Create an instance of Clipper object.
var cpr = new ClipperLib.Clipper();
Because Clipper library handles coordinates as integers, you have to scale them up before adding them to Clipper (and scale them back down before drawing). The scaling is done easily with traversing path arrays.
var scale = 100; ClipperLib.JS.ScaleUpPaths(subj_paths, scale); ClipperLib.JS.ScaleUpPaths(clip_paths, scale); // Use ClipperLib.JS.ScaleUpPath() if you have single Path.
Note! This scaling requirement may be removed in future Clipper version and handled internally.
Add subject and clip paths to Clipper (object) using AddPaths()
method.
cpr.AddPaths(subj_paths, ClipperLib.PolyType.ptSubject, true); cpr.AddPaths(clip_paths, ClipperLib.PolyType.ptClip, true);
The last parameter true
means that paths are closed (polygons); false
would mean that paths are open (lines). Subject can be open or closed or mixture of both, but clip has to be closed.
We need a holder for boolean operation result: an empty path.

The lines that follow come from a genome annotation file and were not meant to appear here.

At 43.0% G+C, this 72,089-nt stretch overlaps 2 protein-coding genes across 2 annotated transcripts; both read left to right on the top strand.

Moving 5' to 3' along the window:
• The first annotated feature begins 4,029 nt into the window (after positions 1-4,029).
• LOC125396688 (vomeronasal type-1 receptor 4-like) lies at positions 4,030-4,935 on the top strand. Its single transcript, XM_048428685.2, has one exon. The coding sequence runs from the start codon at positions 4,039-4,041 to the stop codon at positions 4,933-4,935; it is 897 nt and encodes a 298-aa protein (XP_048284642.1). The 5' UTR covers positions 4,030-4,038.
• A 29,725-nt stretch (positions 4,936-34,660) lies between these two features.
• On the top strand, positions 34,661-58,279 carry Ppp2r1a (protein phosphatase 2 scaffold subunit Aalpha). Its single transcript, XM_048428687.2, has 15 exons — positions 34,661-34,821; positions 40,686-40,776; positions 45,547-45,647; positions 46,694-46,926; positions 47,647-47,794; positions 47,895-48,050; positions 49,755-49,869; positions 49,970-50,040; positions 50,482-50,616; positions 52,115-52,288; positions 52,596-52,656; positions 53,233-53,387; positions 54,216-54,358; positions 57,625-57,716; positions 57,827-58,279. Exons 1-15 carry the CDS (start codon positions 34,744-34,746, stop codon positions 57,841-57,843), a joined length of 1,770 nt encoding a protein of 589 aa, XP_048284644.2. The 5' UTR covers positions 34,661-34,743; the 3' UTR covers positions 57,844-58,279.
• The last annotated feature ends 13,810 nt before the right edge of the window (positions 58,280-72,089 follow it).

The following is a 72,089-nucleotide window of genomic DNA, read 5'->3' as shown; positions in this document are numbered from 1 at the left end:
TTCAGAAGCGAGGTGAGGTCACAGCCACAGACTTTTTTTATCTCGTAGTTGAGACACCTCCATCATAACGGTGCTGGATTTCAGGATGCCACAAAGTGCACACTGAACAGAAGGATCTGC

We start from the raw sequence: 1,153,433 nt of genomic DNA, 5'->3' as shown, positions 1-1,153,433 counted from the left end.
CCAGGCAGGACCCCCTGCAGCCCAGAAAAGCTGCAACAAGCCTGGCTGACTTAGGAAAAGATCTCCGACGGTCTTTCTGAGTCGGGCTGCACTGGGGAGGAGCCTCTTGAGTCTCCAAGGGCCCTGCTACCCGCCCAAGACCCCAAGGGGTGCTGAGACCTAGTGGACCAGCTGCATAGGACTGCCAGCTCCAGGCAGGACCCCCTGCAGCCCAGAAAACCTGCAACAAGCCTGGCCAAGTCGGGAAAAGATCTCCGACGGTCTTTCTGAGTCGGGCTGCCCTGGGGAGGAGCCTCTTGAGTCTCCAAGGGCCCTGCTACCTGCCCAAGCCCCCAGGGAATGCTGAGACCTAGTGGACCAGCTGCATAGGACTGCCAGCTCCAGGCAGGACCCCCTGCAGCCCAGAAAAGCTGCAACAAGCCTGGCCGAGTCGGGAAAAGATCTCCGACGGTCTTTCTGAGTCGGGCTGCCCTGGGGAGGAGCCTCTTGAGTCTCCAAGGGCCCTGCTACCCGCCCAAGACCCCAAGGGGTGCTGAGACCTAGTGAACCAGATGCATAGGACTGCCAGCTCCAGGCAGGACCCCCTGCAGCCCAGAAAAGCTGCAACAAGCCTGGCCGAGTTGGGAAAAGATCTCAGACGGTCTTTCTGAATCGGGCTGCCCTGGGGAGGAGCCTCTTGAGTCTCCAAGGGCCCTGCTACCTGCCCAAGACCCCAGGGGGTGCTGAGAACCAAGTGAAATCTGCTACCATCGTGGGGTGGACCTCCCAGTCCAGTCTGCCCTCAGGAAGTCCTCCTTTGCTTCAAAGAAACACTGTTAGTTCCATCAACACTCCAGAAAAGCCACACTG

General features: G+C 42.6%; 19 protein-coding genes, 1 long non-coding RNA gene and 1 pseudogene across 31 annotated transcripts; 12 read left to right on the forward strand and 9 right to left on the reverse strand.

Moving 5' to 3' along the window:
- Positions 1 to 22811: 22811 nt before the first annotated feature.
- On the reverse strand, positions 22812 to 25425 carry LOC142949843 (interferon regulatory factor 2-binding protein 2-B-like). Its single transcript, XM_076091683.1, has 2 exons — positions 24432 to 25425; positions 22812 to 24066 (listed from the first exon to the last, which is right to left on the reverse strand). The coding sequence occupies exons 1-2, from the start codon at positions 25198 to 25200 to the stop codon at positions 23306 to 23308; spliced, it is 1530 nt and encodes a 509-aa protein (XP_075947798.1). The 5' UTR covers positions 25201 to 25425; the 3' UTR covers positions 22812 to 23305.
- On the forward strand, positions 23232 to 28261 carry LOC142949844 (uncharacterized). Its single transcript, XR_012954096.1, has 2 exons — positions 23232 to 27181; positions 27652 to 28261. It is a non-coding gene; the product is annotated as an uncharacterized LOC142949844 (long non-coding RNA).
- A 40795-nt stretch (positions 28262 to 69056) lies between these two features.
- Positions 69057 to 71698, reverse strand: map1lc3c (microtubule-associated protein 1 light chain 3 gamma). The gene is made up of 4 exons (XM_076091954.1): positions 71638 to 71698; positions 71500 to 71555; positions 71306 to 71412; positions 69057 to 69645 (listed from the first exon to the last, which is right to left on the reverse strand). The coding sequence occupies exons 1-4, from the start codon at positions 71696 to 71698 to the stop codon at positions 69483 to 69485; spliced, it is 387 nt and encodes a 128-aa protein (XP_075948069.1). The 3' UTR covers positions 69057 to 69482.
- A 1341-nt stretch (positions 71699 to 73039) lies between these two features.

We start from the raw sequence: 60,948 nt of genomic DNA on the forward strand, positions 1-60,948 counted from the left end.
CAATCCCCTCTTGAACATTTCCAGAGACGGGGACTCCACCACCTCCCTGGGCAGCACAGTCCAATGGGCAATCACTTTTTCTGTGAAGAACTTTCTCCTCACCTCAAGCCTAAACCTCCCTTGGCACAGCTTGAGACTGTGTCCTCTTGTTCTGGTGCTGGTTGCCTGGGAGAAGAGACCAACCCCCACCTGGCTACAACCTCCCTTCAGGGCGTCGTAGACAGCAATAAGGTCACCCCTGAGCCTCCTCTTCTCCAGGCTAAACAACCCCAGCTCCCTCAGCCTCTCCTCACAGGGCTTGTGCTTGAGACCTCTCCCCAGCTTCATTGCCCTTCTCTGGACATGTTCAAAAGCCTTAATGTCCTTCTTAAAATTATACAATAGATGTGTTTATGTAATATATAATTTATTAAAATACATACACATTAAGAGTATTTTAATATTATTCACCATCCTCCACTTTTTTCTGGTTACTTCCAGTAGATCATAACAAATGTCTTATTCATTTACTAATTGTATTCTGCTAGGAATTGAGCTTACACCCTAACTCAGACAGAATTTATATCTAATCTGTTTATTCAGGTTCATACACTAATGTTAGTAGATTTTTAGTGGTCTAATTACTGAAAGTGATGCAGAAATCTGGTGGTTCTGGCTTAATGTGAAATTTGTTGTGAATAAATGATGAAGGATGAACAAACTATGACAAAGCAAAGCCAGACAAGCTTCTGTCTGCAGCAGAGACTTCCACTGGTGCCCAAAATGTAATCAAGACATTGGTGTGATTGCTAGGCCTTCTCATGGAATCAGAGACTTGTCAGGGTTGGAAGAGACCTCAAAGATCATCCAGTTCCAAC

var solution_paths = new ClipperLib.Paths();
or simpler:
var solution_paths = [];
Select the ClipType
, which is the actual clipping operation:
var clipType = ClipperLib.ClipType.ctIntersection; // or simpler var clipType = 0;
The ClipType can be one of the following (or respective numbers 0, 1, 2, 3):
ClipperLib.ClipType.ctIntersection ClipperLib.ClipType.ctUnion ClipperLib.ClipType.ctDifference ClipperLib.ClipType.ctXor
Select the PolyFillType
, which tells how polygon is filled. The PolyFillType has not to be the same in subject and clip polygons, but below we use the same for both.
var subject_fillType = ClipperLib.PolyFillType.pftNonZero; var clip_fillType = ClipperLib.PolyFillType.pftNonZero;
or simpler
var subject_fillType = 1; var clip_fillType = 1;
The PolyFillType can be one of the following (or respective numbers 0, 1, 2, 3):
ClipperLib.PolyFillType.pftEvenOdd ClipperLib.PolyFillType.pftNonZero ClipperLib.PolyFillType.pftPositive ClipperLib.PolyFillType.pftNegative
Note! Although all those PolyFillTypes are supported by Javascript Clipper Library, the graphics backend may support only limited subset of those. EvenOdd
and NonZero
are supported by SVG format. Html5 canvas seems to have currently only NonZero
rule.